Bulgaria Day

We recently donated copies of our cookbook to the “Health & Home Cooking” class at Augustine Christian Academy, an interdenominational classical school in Oklahoma, to give them a taste of Bulgaria. At the end of the 2021 school year, close to a dozen thirteen- and fourteen-year-old middle-graders (seventh and eighth grades) put on a “Bulgaria Day” and in class made several recipes from the book: Banitsa, Tikvenik, Rhodopean Klin. Their teacher, Mrs. Merrill pre-made Lazy Koledna Pitka at home and brought it into school, because there wasn’t enough time to make the bread and let it rise during class time.

Kids with booksnewsletter august 2021

Banitsa is considered the queen of all dishes, a tasty delight stuffed with a feta cheese and egg mixture. You’ll find it a common staple throughout the country. You haven’t experienced Bulgaria if you’ve never had banitsa. Tikvenik is a type of banitsa that has a pumpkin filling. Rhodopean Klin is another type of banitsa with a filling of rice and spinach, in addition to the feta and egg mixture. And the bread, Kolenda Pitka, is lazy only because this is a more modern version for today’s busy world.

As the cooking progressed, students in surrounding classes could smell the aromas drifting into their classrooms, eliciting groans of hunger and perhaps envy. The cooking students, however, shared their treats with upperclassmen and teachers, and it was a big hit! Mrs. Merrill managed to snag some samples before the students devoured it all and took them to the office. The staff and teachers were loving it and talking about it all morning.

maps and food newsletter august 2021

The Kolenda Pitka was devoured quickly, and students had fun reading the fortunes hidden inside. They toasted and buttered bread, and sprinkled the Bulgarian spice, Sharena Sol, onto it. Several teachers asked for the name of the spice so they could order some online, as it wasn’t available locally. Mrs. Merrill commented that next time she’d have to bring more bread and spice.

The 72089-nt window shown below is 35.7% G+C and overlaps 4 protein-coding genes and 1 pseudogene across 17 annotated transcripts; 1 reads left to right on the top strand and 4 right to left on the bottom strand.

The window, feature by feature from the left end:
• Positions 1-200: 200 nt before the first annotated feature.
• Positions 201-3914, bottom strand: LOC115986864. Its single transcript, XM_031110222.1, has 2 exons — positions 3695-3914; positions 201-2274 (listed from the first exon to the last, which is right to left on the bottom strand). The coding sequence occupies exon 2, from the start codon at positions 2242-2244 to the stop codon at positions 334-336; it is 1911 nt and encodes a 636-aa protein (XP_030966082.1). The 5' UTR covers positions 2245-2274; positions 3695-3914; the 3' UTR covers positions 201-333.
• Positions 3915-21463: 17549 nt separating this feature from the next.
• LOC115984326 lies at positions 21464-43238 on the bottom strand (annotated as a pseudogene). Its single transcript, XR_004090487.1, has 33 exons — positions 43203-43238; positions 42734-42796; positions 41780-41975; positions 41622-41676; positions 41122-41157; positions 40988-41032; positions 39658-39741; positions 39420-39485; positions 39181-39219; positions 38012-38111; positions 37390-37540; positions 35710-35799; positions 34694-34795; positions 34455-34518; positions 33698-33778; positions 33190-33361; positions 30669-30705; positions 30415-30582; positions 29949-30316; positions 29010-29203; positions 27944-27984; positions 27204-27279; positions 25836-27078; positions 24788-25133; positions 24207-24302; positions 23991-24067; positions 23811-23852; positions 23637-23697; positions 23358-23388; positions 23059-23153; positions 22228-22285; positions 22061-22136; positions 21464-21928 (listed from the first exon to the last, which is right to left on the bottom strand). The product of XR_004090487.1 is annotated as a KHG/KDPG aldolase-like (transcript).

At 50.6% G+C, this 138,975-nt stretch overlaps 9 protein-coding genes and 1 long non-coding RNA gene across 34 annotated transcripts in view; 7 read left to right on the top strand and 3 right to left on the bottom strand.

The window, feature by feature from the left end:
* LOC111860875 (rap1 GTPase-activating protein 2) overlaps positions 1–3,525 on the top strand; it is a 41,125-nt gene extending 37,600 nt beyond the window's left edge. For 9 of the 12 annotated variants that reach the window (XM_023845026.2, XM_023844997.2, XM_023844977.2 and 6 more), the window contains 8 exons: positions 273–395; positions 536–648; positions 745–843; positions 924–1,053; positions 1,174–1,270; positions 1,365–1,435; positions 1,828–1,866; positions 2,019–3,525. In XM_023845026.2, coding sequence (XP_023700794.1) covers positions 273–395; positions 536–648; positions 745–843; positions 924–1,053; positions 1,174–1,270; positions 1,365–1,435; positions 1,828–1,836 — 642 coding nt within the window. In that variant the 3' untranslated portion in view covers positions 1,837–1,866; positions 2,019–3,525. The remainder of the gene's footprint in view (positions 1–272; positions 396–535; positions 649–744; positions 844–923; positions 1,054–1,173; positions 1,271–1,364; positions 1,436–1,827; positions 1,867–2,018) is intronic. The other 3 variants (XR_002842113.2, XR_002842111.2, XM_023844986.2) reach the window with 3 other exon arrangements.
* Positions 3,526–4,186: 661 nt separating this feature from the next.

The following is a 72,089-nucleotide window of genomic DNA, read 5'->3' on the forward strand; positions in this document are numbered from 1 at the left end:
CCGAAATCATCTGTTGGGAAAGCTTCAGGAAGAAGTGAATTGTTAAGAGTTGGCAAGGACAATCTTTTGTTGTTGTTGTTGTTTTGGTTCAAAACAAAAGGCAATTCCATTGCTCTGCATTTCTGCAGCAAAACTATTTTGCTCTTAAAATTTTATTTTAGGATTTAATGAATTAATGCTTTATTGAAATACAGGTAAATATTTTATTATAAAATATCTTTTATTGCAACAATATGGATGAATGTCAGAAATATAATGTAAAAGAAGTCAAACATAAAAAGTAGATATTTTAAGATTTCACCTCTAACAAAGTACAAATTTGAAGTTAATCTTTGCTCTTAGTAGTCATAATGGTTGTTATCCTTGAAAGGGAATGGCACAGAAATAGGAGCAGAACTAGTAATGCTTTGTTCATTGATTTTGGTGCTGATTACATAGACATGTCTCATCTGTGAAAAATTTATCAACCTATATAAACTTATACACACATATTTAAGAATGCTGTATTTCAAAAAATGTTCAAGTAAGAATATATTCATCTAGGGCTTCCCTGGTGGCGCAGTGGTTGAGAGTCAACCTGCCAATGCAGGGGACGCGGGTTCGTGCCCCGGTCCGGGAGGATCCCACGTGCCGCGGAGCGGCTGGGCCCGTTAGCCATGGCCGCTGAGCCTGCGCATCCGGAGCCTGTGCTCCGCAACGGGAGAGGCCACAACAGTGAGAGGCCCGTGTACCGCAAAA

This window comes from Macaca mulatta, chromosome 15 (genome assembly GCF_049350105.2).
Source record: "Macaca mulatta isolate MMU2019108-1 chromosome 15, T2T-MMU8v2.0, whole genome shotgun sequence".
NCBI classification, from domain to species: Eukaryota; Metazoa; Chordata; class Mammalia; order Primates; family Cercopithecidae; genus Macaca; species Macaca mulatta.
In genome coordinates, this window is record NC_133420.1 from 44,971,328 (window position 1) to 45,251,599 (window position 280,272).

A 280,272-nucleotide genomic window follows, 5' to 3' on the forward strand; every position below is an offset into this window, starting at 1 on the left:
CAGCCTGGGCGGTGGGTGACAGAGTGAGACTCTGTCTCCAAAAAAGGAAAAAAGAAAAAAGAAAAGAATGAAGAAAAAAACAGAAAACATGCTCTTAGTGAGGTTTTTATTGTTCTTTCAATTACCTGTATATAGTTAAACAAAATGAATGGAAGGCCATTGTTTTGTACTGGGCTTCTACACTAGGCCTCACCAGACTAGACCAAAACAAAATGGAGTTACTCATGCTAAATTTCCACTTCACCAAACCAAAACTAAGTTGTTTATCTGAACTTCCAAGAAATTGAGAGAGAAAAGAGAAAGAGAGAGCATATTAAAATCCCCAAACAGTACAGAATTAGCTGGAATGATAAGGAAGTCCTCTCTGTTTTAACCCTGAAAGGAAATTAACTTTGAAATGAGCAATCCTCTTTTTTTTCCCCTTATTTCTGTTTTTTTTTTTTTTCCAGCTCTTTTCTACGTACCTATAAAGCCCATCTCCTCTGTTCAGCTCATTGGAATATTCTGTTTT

So many of them said they loved the Rhodopean Klin. Several students told their teacher they’d never had feta before, and they really liked it. One of them thought rolling the banitsa was like rolling a long, coiled snake.

Everyone wanted more of everything. One student commented:

“My favorite was the Tikvenik. I could have ate the whole pan!”

Another said:

“This was so much fun! I’ve never worked with filo dough before.”

Their teacher, Mrs. Merrill, said, “I was jumping around trying to snap photos in between all their questions. And they were devouring the food before I could get good pictures!”

“Needless to say,” she remarked to me later, “you’ve converted a bunch of students and staff to Bulgarian cuisine! This was so much fun! Thank you for sending the cookbooks!!! I think we need a trip to Bulgaria now.”

Photos: by Erin Merrill

Mediterranean & Bulgarian Cuisine is available through Amazon, Barnes & Noble, or by request through any book store or library.

Author: Ronesa Aveela

Ronesa Aveela is “the creative power of two.” Two authors that is. The main force behind the work, the creative genius, was born in Bulgaria and moved to the US in the 1990s. She grew up with stories of wild Samodivi, Kikimora, the dragons Zmey and Lamia, Baba Yaga, and much more. She’s a freelance artist and writer. She likes writing mystery romance inspired by legends and tales. In her free time, she paints. Her artistic interests include the female figure, Greek and Thracian mythology, folklore tales, and the natural world interpreted through her eyes. She is married and has two children. Her writing partner was born and raised in the New England area. She has a background in writing and editing, as well as having a love of all things from different cultures. Together, the two make up the writing of Ronesa Aveela. Her writing goal is to make people aware of a culture rich with traditions that date back thousands of years to the ancient Thracians who inhabited parts of Greece, Turkey, and Bulgaria, and other Slavic nations.

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